What is to be done?

The most important thing, we believe, is for people to know that they have a choice. Information propelled them to be users of bottled water, to choose to drink bottled water instead of tap water. But if their grasp of what propelled them is understood overall, they would also be concerned about the water used for showering, bathing, cooking.

We have prepared a comprehensive newsletter on Water with the following headings:

The Water Cure
Different types of water
Bottled Water – clear choices
Brands of Bottled Water; Filtration systems
Chlorine and cancer?
Chlorine and Asthma?
Testimony on drinking water
Discussion H2O

Given the amount of information this entails, we have decided to send it to you in short sips, so that you can click through and read the article you prefer. We recommend however that you read all of them as they will be of use to you as you make your choices.

We have also developed podcasts on water and can make them available upon request.

We will continue the focus on drinking water (quality and quantity), given the focus on this issues as Goal 7 of the Millennium Development Goals

-Reducing poverty and achieving sustained development must be done in conjunction with a healthy planet. The Millennium Goals recognize that environmental sustainability is part of global economic and social well-being. Unfortunately exploitation of natural resources such as forests, land, water, and fisheries-often by the powerful few-have caused alarming changes in our natural world in recent decades, often harming the most vulnerable people in the world who depend on natural resources for their livelihood.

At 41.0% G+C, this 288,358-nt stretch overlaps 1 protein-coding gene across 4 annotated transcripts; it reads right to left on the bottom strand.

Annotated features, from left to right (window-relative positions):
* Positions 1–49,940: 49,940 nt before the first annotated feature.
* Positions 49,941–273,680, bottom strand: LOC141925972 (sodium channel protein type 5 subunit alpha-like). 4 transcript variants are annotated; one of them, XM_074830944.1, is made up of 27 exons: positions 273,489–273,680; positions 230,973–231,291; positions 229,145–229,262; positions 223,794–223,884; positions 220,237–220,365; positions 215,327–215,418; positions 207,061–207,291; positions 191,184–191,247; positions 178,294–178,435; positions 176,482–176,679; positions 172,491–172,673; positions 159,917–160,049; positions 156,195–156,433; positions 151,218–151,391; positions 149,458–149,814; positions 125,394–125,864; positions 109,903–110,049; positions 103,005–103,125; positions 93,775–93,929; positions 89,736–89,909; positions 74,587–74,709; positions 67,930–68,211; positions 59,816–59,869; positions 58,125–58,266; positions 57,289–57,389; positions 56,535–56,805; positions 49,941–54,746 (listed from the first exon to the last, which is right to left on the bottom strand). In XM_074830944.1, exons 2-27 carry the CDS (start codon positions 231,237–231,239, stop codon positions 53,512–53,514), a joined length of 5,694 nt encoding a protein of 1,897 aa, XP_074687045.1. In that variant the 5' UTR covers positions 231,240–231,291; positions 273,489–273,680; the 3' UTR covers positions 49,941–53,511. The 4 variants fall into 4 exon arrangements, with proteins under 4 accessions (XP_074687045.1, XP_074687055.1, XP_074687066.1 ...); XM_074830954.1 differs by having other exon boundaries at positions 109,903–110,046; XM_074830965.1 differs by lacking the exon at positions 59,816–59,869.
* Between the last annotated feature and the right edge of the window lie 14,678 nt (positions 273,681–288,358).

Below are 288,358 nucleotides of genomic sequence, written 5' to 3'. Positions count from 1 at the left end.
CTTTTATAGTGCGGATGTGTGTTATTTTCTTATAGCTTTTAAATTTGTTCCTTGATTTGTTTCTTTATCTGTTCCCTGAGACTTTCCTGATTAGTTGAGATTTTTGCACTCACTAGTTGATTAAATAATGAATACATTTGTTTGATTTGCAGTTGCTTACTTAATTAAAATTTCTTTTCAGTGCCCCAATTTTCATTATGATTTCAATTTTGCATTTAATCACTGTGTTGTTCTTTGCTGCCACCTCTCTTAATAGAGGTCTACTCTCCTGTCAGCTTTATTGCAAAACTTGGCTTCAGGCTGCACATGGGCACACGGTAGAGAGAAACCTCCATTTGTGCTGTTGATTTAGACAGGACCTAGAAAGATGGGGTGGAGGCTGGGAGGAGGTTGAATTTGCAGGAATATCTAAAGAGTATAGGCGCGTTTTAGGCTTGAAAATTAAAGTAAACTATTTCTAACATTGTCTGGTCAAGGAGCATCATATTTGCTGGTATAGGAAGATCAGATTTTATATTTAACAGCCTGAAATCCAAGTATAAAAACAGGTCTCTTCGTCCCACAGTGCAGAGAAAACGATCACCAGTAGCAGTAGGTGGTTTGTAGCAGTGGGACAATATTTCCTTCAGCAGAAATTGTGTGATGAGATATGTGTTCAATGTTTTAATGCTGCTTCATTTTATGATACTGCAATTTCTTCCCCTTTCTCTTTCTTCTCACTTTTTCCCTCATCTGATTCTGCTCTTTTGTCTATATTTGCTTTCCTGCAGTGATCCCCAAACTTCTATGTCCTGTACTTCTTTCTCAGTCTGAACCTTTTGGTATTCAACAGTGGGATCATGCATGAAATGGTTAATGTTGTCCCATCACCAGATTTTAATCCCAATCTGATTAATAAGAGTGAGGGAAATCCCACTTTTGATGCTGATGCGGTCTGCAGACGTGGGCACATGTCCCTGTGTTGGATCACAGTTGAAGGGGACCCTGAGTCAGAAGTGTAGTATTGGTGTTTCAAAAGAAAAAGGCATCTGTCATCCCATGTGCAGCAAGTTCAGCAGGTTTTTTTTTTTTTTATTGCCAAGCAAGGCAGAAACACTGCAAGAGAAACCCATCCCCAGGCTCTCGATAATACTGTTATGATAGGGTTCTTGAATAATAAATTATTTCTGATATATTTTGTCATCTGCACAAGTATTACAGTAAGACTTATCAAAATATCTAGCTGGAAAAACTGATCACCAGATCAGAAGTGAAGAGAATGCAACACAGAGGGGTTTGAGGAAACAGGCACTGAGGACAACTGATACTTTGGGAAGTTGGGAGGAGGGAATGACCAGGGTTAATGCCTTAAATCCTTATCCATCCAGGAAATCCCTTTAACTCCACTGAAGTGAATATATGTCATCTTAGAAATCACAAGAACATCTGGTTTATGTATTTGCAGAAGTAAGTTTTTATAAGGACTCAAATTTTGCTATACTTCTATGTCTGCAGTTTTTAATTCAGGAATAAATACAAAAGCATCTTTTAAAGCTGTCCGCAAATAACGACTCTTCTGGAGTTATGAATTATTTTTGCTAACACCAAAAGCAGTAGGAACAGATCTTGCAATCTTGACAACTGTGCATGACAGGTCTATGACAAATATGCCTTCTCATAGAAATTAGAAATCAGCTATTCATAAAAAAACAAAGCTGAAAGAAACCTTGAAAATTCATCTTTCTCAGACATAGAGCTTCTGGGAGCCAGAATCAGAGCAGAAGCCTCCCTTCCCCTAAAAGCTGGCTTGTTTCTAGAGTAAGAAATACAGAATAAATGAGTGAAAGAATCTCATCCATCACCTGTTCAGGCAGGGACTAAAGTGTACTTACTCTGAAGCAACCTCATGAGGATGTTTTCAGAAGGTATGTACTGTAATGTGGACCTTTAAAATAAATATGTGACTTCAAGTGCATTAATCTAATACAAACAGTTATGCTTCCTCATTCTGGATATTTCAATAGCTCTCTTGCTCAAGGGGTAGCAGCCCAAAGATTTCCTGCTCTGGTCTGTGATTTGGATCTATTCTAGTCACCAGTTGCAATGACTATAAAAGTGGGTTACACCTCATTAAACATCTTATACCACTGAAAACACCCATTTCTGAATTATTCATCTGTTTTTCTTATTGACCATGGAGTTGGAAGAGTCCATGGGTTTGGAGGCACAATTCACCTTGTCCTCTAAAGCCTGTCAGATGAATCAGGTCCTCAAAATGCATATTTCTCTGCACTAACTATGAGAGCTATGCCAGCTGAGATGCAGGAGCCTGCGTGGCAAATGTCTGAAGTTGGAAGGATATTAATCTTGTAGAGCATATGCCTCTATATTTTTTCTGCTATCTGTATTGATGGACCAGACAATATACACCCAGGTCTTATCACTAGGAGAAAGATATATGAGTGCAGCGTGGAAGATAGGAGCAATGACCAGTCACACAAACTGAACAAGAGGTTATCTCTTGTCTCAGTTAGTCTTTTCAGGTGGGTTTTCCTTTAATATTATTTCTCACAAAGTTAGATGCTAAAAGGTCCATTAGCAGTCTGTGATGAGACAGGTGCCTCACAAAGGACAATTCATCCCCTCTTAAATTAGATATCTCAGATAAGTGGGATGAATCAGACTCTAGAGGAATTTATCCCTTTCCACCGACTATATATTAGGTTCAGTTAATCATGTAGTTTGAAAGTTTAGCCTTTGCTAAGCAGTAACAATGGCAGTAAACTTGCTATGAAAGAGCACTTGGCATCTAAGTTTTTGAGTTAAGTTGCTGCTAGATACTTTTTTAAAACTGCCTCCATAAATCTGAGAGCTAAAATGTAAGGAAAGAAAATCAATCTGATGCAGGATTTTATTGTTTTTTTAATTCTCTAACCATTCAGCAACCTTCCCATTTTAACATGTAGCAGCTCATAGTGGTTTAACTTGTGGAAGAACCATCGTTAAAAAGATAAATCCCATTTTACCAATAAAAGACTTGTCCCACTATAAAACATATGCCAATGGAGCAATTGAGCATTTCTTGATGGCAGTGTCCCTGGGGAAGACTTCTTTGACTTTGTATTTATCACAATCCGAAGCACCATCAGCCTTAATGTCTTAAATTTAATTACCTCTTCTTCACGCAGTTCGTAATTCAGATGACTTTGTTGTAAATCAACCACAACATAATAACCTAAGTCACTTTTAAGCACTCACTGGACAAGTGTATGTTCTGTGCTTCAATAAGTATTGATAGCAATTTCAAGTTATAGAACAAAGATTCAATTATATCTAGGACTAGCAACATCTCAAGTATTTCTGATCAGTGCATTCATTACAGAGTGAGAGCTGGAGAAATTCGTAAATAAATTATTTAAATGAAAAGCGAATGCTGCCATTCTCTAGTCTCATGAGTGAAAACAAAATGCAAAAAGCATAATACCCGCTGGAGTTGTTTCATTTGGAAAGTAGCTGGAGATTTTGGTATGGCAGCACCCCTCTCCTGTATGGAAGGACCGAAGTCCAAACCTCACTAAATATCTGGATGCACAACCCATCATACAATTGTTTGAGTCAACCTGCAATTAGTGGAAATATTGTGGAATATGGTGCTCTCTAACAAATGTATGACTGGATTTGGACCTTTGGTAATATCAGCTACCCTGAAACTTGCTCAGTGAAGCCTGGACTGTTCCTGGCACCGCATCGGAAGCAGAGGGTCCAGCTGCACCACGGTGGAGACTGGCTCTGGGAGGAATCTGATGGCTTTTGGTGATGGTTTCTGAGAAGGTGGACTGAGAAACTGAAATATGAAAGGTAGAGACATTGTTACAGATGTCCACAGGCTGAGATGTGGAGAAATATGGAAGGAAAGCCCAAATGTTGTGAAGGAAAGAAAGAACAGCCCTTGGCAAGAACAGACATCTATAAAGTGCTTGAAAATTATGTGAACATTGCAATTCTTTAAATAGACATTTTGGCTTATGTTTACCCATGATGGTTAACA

Goal 7 of the Millennium Development Goals sets out by the year 2015 to:

  • Integrate the principles of sustainable development into country policies and programmes; reverse loss of environmental resources.
  • Reduce by half the proportion of people without sustainable access to safe drinking water.
  • Achieve significant improvement in lives of at least 100 million slum dwellers, by 2020. (Source: millenniumcampaign.org)

For full articles and links go to this webpage

Thank you

Muriella’s Corner

Radiation on left breast increases risk of heart damage

Women with early-stage cancer of the left breast who are treated with radiation as a component of breast-sparing treatment, have an increased risk of developing radiation-related coronary damage, researchers report.

Nevertheless, “the benefits of radiation therapy for breast cancer still clearly outweigh the risks,” Dr. Candace R. Correa told Reuters Health. “However,” she added, “there may still be room for improvement in radiation techniques,” when radiation is applied to the breast on the same side as the heart.

Correa, at the University of Michigan, Ann Arbor, and colleagues examined the medical records of 961 stage I-II breast cancer patients to look into this issue of radiation damage to the heart’s arteries.

Read More

Get a sample newsletter from Muriella’s Corner by following this link

bottled water vs tap water invasion of the plastics

Make your own bottled water – get a filter and save the planet from the invasion of the plastics!

We have been following this trend – read make your own bottled water and save the planet  and bottled vs tap water

Why are people continuing to spend billions of dollars on bottled water? Why are people mindlessly engaging in pollution of the planet, billions of plastic bottles each year?

Again the headlines scream –

Bottled water: A river of money

Clean water comes out of the tap for next to nothing, yet Americans spend more on bottled water than on movie tickets or iPods — a stunning $15 billion last year. Here’s a look at a booming industry’s economics and psychology.

We Americans pitch 38 billion water bottles a year into landfills — in excess of $1 billion worth of plastic. And 24% of the bottled water we buy is tap water repackaged by Coca-Cola and PepsiCo.

Read more here